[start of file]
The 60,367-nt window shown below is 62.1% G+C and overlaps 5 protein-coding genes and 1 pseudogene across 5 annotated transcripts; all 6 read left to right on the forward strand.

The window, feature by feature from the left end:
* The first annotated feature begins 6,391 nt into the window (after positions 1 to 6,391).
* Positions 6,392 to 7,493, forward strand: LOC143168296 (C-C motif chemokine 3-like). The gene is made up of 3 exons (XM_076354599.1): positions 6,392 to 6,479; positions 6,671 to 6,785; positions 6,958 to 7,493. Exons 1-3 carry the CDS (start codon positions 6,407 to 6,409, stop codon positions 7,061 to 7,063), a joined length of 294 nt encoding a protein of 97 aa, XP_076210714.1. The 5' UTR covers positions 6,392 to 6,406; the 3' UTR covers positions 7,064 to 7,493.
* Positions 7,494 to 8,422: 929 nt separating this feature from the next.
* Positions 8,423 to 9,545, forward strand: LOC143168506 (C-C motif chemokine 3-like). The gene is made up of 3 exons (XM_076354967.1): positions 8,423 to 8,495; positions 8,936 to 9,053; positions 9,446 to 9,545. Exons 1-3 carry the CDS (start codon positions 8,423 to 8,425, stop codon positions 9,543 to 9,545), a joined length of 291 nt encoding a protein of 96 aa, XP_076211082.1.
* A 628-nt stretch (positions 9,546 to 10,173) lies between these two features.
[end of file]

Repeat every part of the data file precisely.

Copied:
The 60,367-nt window shown below is 62.1% G+C and overlaps 5 protein-coding genes and 1 pseudogene across 5 annotated transcripts; all 6 read left to right on the forward strand.

The window, feature by feature from the left end:
* The first annotated feature begins 6,391 nt into the window (after positions 1 to 6,391).
* Positions 6,392 to 7,493, forward strand: LOC143168296 (C-C motif chemokine 3-like). The gene is made up of 3 exons (XM_076354599.1): positions 6,392 to 6,479; positions 6,671 to 6,785; positions 6,958 to 7,493. Exons 1-3 carry the CDS (start codon positions 6,407 to 6,409, stop codon positions 7,061 to 7,063), a joined length of 294 nt encoding a protein of 97 aa, XP_076210714.1. The 5' UTR covers positions 6,392 to 6,406; the 3' UTR covers positions 7,064 to 7,493.
* Positions 7,494 to 8,422: 929 nt separating this feature from the next.
* Positions 8,423 to 9,545, forward strand: LOC143168506 (C-C motif chemokine 3-like). The gene is made up of 3 exons (XM_076354967.1): positions 8,423 to 8,495; positions 8,936 to 9,053; positions 9,446 to 9,545. Exons 1-3 carry the CDS (start codon positions 8,423 to 8,425, stop codon positions 9,543 to 9,545), a joined length of 291 nt encoding a protein of 96 aa, XP_076211082.1.
* A 628-nt stretch (positions 9,546 to 10,173) lies between these two features.